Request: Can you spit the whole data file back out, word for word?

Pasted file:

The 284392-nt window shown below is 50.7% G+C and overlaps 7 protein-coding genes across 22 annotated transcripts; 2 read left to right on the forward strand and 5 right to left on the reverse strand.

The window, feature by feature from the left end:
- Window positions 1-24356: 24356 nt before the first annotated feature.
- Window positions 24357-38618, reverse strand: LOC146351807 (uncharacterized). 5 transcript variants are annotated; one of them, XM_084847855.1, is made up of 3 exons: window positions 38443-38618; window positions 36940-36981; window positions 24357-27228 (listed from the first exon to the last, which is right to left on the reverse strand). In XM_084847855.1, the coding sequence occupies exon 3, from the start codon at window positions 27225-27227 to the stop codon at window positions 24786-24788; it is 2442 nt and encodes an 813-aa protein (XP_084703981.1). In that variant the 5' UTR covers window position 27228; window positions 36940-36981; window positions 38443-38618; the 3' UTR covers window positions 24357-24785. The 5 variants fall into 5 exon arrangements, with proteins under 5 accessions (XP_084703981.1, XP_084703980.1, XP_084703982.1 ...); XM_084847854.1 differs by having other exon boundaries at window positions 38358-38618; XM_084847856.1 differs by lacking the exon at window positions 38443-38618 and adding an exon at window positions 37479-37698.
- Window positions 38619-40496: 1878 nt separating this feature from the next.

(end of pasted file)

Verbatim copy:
The 284392-nt window shown below is 50.7% G+C and overlaps 7 protein-coding genes across 22 annotated transcripts; 2 read left to right on the forward strand and 5 right to left on the reverse strand.

The window, feature by feature from the left end:
- Window positions 1-24356: 24356 nt before the first annotated feature.
- Window positions 24357-38618, reverse strand: LOC146351807 (uncharacterized). 5 transcript variants are annotated; one of them, XM_084847855.1, is made up of 3 exons: window positions 38443-38618; window positions 36940-36981; window positions 24357-27228 (listed from the first exon to the last, which is right to left on the reverse strand). In XM_084847855.1, the coding sequence occupies exon 3, from the start codon at window positions 27225-27227 to the stop codon at window positions 24786-24788; it is 2442 nt and encodes an 813-aa protein (XP_084703981.1). In that variant the 5' UTR covers window position 27228; window positions 36940-36981; window positions 38443-38618; the 3' UTR covers window positions 24357-24785. The 5 variants fall into 5 exon arrangements, with proteins under 5 accessions (XP_084703981.1, XP_084703980.1, XP_084703982.1 ...); XM_084847854.1 differs by having other exon boundaries at window positions 38358-38618; XM_084847856.1 differs by lacking the exon at window positions 38443-38618 and adding an exon at window positions 37479-37698.
- Window positions 38619-40496: 1878 nt separating this feature from the next.